A powerful green incentive: school reaps $5.6 million

 
UMass Medical School has been awarded $5.6 million from National Grid—the largest incentive of its kind ever given by the company in Massachusetts—for an energy-efficient 14,000-square-foot expansion of its power plant.  

The incentive is designed to help the Medical School achieve its energy efficiency goals by providing innovative energy solutions that also will benefit the community through reduced greenhouse gas emissions.

“As a public institution, we believe it is incumbent on us to lead by example and manage our growth in ways that limit the impact on our environment,” said Chancellor Michael F. Collins. “It takes strong partnerships to meet these challenges. National Grid’s incentive program allows us to focus on making investments for the long-term by introducing cleaner technologies to our campus that will pay dividends for the people of the commonwealth for decades to come.”

At the heart of the power plant expansion is a high-efficiency, 7.5-megawatt, gas-fired combustion turbine and an associated heat recovery steam generator that will boost the Medical School’s capacity to generate electricity on its Worcester campus while reducing its green-house gas emissions. The expansion was launched to support the 500,000-square-foot Albert Sherman Center research and education facility currently under construction.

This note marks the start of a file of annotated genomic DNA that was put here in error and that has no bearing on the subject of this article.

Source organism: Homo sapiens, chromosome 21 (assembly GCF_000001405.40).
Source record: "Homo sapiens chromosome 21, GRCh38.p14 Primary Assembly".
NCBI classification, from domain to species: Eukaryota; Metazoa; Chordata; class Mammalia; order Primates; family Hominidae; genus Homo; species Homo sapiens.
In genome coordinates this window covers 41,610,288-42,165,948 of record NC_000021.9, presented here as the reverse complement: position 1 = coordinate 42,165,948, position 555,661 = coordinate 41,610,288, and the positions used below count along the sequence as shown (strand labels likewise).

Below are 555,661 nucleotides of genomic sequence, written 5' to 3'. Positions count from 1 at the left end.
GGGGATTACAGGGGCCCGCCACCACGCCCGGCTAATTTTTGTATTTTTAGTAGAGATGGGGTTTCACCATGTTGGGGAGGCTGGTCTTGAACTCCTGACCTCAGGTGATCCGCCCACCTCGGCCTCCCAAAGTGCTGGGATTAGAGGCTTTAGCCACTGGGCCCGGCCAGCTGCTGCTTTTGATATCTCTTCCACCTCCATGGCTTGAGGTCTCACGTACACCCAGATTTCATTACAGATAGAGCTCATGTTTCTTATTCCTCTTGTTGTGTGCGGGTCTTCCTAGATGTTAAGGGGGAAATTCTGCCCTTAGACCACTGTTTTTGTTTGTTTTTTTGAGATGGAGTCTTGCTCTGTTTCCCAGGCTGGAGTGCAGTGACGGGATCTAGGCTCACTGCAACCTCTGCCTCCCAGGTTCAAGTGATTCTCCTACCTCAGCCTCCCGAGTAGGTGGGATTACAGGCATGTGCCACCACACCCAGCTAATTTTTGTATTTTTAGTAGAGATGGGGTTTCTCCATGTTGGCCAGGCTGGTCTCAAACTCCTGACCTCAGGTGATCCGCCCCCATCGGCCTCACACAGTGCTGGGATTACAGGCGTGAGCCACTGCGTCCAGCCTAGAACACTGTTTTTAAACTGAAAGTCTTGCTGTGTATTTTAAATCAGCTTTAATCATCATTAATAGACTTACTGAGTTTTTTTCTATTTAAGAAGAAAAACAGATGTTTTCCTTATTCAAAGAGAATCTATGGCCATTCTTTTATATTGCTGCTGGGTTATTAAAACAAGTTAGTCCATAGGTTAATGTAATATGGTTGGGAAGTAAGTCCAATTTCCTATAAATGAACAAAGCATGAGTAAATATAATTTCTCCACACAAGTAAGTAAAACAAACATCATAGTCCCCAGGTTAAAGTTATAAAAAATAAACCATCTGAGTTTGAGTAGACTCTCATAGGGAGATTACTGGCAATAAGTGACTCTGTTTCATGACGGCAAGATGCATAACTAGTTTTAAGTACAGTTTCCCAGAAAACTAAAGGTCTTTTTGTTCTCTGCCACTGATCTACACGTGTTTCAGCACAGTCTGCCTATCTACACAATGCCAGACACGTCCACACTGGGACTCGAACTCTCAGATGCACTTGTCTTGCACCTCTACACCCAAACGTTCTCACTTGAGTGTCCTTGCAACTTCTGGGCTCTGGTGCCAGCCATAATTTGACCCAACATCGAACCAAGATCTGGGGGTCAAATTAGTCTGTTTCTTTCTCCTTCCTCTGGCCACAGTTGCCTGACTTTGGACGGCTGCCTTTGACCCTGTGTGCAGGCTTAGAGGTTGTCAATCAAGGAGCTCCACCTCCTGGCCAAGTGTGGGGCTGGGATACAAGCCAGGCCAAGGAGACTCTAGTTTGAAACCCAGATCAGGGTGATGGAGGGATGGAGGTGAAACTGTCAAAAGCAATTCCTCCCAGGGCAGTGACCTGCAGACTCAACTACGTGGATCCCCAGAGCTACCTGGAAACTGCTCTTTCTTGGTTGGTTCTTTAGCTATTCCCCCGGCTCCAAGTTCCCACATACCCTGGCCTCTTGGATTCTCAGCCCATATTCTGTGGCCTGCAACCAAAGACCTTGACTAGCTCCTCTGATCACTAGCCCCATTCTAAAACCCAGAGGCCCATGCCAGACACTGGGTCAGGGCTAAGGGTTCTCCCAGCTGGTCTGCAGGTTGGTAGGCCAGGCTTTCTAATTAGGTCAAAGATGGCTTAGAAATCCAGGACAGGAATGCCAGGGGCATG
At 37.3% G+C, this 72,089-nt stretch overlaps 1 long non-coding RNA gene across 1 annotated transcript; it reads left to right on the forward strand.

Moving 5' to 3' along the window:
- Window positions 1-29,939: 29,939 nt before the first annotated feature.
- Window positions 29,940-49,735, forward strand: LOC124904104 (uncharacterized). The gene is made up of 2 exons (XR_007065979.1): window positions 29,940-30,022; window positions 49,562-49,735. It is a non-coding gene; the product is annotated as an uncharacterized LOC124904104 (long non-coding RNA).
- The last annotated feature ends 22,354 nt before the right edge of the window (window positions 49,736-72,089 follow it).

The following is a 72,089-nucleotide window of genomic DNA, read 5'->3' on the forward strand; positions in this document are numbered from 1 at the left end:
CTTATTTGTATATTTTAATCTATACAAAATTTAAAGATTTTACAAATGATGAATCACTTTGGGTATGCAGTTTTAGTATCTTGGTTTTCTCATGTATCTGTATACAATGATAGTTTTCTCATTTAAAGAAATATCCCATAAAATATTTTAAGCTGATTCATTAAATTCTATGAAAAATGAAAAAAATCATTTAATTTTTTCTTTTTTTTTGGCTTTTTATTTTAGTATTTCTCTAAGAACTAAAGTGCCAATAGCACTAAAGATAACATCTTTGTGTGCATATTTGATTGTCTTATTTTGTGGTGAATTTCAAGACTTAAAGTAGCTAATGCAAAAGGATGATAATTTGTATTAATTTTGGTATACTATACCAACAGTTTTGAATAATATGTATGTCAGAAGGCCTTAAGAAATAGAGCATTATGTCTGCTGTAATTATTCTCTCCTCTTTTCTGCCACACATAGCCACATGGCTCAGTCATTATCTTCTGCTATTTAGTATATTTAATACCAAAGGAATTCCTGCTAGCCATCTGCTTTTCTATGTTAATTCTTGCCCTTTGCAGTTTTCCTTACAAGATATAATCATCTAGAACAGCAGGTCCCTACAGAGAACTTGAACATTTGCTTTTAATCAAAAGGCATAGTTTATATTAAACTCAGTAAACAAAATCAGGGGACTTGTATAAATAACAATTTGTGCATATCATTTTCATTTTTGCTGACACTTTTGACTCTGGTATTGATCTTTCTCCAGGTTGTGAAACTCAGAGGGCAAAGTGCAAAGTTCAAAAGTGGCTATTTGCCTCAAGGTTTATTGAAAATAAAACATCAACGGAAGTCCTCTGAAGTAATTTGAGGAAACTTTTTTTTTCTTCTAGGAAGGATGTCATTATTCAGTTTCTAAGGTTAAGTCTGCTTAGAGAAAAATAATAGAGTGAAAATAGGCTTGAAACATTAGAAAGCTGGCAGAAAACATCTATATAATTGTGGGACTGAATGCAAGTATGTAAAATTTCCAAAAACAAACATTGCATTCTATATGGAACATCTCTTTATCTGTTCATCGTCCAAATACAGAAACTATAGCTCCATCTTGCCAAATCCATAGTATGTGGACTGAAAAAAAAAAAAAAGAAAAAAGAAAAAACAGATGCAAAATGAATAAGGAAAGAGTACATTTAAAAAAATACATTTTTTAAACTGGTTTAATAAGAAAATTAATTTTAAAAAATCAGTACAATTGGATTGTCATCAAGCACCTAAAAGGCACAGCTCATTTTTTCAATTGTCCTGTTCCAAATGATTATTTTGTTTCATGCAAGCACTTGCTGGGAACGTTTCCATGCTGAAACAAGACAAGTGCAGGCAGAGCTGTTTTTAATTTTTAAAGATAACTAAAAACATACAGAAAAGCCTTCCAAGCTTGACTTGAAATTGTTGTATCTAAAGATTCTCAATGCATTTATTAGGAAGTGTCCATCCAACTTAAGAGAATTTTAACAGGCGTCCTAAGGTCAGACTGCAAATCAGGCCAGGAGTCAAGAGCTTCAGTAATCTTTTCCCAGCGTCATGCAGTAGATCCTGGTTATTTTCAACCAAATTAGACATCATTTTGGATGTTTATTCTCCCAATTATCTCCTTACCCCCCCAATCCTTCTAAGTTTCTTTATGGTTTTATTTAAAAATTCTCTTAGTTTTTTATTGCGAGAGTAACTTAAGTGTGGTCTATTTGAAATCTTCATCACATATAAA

With the new cogeneration system in place, UMMS will increase its maximum electric output from 10 to 17.5 megawatts, allowing it to meet most of the electrical demand of the campus and provide all the steam and chilled water needed for heating and cooling.

Once installed, the new gas turbine will replace one of the plant’s original gas and oil-fired steam boilers, which will be taken off-line and kept in reserve as an emergency back-up. Since natural gas burns cleaner than oil, and the new jet turbine is highly efficient, the expanded power plant will actually have lower green-house gas emissions, despite its added energy capacity. The medical school will maintain a connection to the external utility grid to handle peak demand and for a backup resource.

“National Grid is passionate about sustainability and its stewardship of our region’s energy resources. That’s why we drive energy efficiency with our energy partners, for both their short-term benefit and the long-term promise for us all,” said National Grid Massachusetts President Marcy L. Reed. “UMass Medical School has a long history of championing and implementing energy-efficient measures and is truly leading by example. We are delighted to collaborate with the school on this important project.”

In addition to serving the needs of the Medical School, the power plant also supplies heat, electricity and chilled water for UMass Memorial Medical Center’s clinical operations on the University Campus.

“UMass Memorial Medical Center is proud to be involved in this partnership,” said John G. O’Brien, president and CEO of UMass Memorial Health Care. “By becoming more efficient in the way we produce and consume power and energy, we can help to reduce expenses, which helps to ultimately reduce the overall cost of health care.”

The incentive was formally presented to UMass Medical School on April 9, 2012. Below is a video from that event.